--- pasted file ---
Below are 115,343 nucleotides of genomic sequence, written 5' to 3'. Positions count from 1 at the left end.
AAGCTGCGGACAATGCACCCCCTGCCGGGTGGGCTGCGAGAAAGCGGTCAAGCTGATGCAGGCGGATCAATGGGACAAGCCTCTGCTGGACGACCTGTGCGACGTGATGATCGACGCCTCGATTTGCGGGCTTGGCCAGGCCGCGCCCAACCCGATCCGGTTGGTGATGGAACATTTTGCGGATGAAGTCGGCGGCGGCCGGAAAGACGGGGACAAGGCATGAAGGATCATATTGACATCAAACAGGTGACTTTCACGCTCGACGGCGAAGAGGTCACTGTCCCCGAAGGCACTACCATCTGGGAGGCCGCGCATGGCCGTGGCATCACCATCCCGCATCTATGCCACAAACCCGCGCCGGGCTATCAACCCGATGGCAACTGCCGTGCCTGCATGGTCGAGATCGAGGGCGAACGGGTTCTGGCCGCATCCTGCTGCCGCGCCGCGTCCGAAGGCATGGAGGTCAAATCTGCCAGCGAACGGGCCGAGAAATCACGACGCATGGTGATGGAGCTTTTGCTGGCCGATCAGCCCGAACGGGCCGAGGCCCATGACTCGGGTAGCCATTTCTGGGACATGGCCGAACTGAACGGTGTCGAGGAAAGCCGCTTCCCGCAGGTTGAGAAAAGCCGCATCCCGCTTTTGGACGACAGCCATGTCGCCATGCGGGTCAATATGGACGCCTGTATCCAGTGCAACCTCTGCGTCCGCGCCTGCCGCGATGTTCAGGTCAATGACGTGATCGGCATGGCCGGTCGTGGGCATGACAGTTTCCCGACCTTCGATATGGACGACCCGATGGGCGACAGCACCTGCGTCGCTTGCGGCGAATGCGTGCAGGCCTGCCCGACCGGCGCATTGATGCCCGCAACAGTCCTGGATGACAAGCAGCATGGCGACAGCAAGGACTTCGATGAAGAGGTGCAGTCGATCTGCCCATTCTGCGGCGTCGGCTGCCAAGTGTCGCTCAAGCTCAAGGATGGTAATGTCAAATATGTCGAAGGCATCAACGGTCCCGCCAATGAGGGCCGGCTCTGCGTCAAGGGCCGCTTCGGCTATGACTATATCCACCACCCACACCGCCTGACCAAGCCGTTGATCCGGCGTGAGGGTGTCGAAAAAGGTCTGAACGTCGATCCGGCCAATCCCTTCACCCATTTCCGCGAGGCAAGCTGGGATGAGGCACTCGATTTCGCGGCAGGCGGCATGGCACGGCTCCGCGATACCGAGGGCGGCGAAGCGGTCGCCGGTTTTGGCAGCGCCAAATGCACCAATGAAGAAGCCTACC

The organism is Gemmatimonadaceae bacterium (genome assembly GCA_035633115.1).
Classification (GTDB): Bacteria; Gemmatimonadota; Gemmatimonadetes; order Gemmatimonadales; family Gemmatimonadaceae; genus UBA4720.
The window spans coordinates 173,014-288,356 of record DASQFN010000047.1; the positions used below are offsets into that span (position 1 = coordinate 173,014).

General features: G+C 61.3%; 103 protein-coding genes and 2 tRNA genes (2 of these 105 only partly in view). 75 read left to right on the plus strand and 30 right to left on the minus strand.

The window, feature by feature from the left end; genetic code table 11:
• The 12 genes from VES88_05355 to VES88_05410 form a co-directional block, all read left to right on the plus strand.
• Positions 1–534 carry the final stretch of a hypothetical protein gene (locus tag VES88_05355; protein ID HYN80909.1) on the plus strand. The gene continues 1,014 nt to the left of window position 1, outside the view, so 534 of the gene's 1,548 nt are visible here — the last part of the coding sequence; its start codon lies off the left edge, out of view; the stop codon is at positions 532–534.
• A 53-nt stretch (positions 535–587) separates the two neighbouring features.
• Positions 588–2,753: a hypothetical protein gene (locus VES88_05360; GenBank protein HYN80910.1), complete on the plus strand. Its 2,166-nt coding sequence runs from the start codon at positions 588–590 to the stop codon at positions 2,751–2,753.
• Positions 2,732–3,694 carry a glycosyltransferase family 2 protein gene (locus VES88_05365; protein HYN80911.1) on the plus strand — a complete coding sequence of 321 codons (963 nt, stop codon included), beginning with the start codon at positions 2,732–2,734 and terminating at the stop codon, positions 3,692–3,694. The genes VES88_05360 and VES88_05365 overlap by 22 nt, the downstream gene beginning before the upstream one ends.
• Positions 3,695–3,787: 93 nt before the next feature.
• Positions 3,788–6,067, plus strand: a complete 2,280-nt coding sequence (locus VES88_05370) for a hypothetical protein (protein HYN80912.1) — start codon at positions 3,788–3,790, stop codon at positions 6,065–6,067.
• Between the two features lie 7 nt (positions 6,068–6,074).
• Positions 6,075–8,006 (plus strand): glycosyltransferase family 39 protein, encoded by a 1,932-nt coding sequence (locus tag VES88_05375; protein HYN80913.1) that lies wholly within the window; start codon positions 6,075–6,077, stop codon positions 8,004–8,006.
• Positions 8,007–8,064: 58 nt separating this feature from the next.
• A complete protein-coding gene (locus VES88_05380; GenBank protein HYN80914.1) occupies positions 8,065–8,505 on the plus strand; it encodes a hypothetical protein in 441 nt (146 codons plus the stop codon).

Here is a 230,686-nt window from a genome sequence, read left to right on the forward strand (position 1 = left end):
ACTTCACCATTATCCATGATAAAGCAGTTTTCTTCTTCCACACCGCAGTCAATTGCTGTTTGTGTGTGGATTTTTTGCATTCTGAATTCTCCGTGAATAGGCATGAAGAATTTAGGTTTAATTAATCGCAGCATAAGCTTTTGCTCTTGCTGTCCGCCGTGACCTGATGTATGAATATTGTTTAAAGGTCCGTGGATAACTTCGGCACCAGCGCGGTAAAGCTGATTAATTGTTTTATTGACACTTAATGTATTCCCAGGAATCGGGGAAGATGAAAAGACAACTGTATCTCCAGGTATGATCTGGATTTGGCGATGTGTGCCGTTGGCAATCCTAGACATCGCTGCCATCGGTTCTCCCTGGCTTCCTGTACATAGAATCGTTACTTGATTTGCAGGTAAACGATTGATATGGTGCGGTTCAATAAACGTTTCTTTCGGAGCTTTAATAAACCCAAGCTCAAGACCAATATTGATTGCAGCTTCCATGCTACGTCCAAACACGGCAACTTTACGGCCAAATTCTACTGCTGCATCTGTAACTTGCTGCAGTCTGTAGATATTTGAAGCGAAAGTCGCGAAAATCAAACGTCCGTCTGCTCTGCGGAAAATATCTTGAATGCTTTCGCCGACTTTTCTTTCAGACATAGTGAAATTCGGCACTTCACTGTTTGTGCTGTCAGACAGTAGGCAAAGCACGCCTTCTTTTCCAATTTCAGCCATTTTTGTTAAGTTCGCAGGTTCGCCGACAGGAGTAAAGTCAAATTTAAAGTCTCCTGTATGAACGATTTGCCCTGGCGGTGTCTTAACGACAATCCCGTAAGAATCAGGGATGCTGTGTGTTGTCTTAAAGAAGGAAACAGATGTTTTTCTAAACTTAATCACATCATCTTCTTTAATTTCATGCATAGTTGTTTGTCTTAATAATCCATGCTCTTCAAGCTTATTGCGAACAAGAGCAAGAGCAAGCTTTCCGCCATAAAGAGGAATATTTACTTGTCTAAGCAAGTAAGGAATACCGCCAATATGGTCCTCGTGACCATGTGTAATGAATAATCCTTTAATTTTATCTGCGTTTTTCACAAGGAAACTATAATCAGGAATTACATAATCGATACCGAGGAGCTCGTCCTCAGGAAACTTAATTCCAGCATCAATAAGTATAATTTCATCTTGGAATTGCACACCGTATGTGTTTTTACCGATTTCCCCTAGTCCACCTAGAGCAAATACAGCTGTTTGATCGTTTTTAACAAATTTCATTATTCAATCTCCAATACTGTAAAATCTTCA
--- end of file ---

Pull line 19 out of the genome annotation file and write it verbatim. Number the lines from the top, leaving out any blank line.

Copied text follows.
Here is a 230,686-nt window from a genome sequence, read left to right on the forward strand (position 1 = left end):